(Last Updated On: August 28, 2018)

Firewalld is Linux firewall management tool with support for IPv4, IPv6, Ethernet bridges and IPSet firewall settings. It acts as a front-end to Linux kernel’s netfilter framework. Firewalld is a default firewall management software on RHEL 7 family.

In this guide, I’ll show you the basic usage of Firewalld on Ubuntu 18.04 and Ubuntu 16.04 Linux distributions.

How to Install Firewalld on Ubuntu 18.04 / Ubuntu 16.04

The default firewall system for Ubuntu is ufw but you can install and use Firewalld if you prefer. Firewalld works fine for me since I’m a heavy CentOS 7 user.

Install Firewalld on Ubuntu 18.04 / Ubuntu 16.04 by running the commands:

sudo apt-get install firewalld

By default, the service should be started, if not running, start and enable it to start on boot:

sudo systemctl enable firewalld
sudo systemctl start firewalld

Confirm that the service is running:

$ sudo firewall-cmd --state
running

If you have ufw enabled, disable it to make firewalld your default firewall

sudo ufw disable

Using Firewalld on Ubuntu 18.04 / Ubuntu 16.04

Now that the package has been installed and firewalld service started, let’ look at few usage examples

See below examples for the basic usage of firewalld.

1. List all firewall rules configured

# firewall-cmd --list-all
public
  target: default
  icmp-block-inversion: no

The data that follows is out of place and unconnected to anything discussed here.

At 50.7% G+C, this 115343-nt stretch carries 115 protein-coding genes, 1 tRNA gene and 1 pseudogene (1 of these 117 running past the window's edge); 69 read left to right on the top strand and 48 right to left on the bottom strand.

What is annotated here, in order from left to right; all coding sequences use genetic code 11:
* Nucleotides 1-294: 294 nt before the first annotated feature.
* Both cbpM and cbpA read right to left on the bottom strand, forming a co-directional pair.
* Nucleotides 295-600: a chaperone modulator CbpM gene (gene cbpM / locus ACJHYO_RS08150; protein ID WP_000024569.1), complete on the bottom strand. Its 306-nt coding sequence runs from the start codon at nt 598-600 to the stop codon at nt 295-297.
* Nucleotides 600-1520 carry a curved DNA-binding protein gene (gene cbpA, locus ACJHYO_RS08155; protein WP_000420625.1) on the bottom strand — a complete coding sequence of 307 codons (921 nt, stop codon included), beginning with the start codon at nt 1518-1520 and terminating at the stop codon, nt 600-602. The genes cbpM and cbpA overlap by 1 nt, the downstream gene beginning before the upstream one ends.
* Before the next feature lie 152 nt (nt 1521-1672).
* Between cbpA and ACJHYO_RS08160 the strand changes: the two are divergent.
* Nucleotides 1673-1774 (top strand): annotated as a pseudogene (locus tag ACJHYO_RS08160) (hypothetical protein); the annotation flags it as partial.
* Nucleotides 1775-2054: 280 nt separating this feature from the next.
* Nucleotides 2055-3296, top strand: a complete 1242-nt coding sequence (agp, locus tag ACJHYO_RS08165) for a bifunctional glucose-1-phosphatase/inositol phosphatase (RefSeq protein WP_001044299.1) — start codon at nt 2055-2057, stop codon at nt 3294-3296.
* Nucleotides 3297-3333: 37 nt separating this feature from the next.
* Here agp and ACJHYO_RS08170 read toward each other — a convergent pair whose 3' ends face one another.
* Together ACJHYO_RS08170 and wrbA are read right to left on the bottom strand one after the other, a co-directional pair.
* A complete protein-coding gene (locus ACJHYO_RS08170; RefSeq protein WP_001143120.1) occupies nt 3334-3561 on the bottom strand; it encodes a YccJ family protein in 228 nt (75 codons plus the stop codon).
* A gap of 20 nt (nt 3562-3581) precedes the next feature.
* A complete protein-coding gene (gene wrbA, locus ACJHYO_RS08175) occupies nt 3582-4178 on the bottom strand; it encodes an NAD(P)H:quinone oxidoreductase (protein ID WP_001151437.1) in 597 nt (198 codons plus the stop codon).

interfaces: 
  sources: 
  services: ssh dhcpv6-client
  ports: 
  protocols: 
  masquerade: no
  forward-ports: 
  source-ports: 
  icmp-blocks: 
  rich rules:

ssh and dhcpv6-client services are enabled by default when you start firewalld service.

2. Get a list of all services that can be enabled using a name

sudo firewall-cmd --get-services

3. Enable http service

sudo firewall-cmd --add-service=http --permanent

The --permanent option means persist rules against server reboots.

4. Enable both http and https on a single line

sudo firewall-cmd --permanent --add-service={http,https} --permanent

5. Enable TCP port 7070

sudo firewall-cmd --add-port=7070/tcp --permanent

6. Enable UDP port 514

sudo firewall-cmd --add-port=514/udp --permanent

7. Create a new zone

sudo firewall-cmd --new-zone=myzone --permanent

8. Enable service on a specific zone

sudo firewall-cmd --zone=myzone --add-port=4567/tcp --permanent

9. Set default zone

sudo firewall-cmd --set-default-zone=public --permanent

10. Add an interface to a zone

sudo firewall-cmd --get-zone-of-interface=eth0 --permanent
sudo firewall-cmd --zone=<zone> --add-interface=eth0 --permanent

11. Allow access to a port from specific subnet/IP

$ sudo firewall-cmd --add-rich-rule 'rule family="ipv4" service name="ssh" \
source address="192.168.0.12/32" accept' --permanent
$ sudo firewall-cmd --add-rich-rule 'rule family="ipv4" service name="ssh" \
source address="10.1.1.0/24" accept' --permanent

12. List rich rules

sudo firewall-cmd --list-rich-rules

13. Configure Port forwarding

# Enable masquerading
$ sudo firewall-cmd --add-masquerade --permanent

# Port forward to a different port within same server ( 22 > 2022)
$ sudo firewall-cmd --add-forward-port=port=22:proto=tcp:toport=2022 --permanent

# Port forward to same port on a different server (local:22 > 192.168.2.10:22)
$ sudo firewall-cmd --add-forward-port=port=22:proto=tcp:toaddr=192.168.2.10 --permanent

# Port forward to different port on a different server (local:7071 > 10.50.142.37:9071)
$ sudo firewall-cmd --add-forward-port=port=7071:proto=tcp:toport=9071:toaddr=10.50.142.37 --permanent

14. Removing port/service

Replace --add with –-remove

For further reading, refer to the Official Firewalld Documentation